Paul Newson, Principal at Senet Legal and former head of the NSW gaming regulator, argues the time has come for Australia to legalize online poker.
The prohibition of online poker goes some way to revealing the sometimes slipshod and outdated gambling policy settings in Australia. On one view, policy approaches in Australian jurisdictions can be resistant to nuance and innovation, lack rigor and cogency and where aggravated by politicization, precipitate binary unsophisticated thinking and regulation, and blunt interventions.
Looking ahead, perhaps more worrying is the risk of policy approaches motivated by tainted or shallow analysis, unsupported by adequate assessment of merits and trade-offs, and undermined by limited, if any, monitoring and independent evaluation. The complexity of the industry and regulation of the sector is belied by uninterested politicians and bureaucracy arguably unprepared to create the conditions for sector innovation, vitality and leadership and while effectively managing commercial and harm prevention tensions to foster a sustainable, vibrant industry and advanced responsible gambling outcomes.
In an August 2018 Special Report to the NSW Parliament, consistent with section 31 of the Ombudsman Act 1974, under the heading Key Lessons for Whole-of-Government Managing restructures in the public service, the NSW Ombudsman referred to serious concerns about the “devastating” impact on organizational and staff capability of successive machinery of government changes regarding the management and administration of water resources in NSW. But media attention and scrutiny of such matters is fleeting, rarer still under COVID saturation, and political convenience and pyrrhic budget savings prevail over efficacy in most encounters.
While the NSW Ombudsman was responding to serious issues identified in water regulation, the same concerns apply to the inept approaches to government administration foiling effective gambling oversight. The disrepair of gambling regulatory arrangements in some Australian jurisdictions and degraded capability through repeated machinery of government interventions in regulatory settings, structures and operation – NSW illustrates naging the case perhaps uniquely – remains at odds with the NSW Ombudsman’s ominous 2018 findings, and the patent need for conviction, strategic leadership and modern and capable industry supervision.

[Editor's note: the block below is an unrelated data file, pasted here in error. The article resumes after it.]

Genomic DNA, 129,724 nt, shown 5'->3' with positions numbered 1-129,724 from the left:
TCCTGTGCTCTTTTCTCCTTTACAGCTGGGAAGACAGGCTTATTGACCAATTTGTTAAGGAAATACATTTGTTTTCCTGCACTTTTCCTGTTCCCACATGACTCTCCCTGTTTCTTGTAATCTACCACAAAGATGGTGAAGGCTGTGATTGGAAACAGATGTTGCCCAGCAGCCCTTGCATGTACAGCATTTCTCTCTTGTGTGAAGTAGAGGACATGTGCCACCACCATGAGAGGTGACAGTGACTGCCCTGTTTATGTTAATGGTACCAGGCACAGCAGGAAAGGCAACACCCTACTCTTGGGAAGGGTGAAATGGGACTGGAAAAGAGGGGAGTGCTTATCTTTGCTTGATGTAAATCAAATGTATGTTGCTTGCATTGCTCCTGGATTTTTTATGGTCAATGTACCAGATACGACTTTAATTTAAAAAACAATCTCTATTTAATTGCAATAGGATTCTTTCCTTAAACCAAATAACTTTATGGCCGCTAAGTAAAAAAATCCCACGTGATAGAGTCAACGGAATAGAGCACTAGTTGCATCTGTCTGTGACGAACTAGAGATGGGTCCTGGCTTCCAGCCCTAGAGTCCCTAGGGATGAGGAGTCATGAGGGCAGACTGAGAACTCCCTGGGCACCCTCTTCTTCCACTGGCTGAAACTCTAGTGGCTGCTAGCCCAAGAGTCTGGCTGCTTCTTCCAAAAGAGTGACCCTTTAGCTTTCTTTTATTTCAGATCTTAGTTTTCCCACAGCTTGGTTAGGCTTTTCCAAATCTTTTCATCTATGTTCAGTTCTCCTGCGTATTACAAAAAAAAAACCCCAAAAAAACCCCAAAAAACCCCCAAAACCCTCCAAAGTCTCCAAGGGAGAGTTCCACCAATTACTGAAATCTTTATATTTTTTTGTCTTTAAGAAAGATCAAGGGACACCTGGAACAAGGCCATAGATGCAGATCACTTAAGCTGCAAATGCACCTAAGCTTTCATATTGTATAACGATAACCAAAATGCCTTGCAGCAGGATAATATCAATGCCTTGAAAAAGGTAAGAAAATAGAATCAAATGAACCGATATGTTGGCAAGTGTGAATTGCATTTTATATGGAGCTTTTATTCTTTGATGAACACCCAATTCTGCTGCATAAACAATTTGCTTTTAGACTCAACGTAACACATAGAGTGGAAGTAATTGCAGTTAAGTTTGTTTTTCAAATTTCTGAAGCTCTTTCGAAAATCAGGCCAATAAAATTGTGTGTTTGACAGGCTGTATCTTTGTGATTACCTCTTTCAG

While the opportunity to independently examine the adequacy of NSW regulatory arrangements as well as regulator and industry performance in NSW in response to the Crown Unmasked revelations was squandered by government, the continued lethargy in policy response is daunting and untroubled by any competent scrutiny. Notwithstanding dismay at the indolent policy approach, I understand that the withered NSW gambling regulator may be destined for yet another departmental reshuffle.
If correct, eschewing the unwise embrace of the Department of Customer Service and a generic approach to regulation would cause additional short-term disruption, but undoubtedly better position the organization, pending whatever policy gymnastics are revealed in the government’s eventual response to the NSW Casino Inquiry to build capability and effectively discharge its important supervisory role.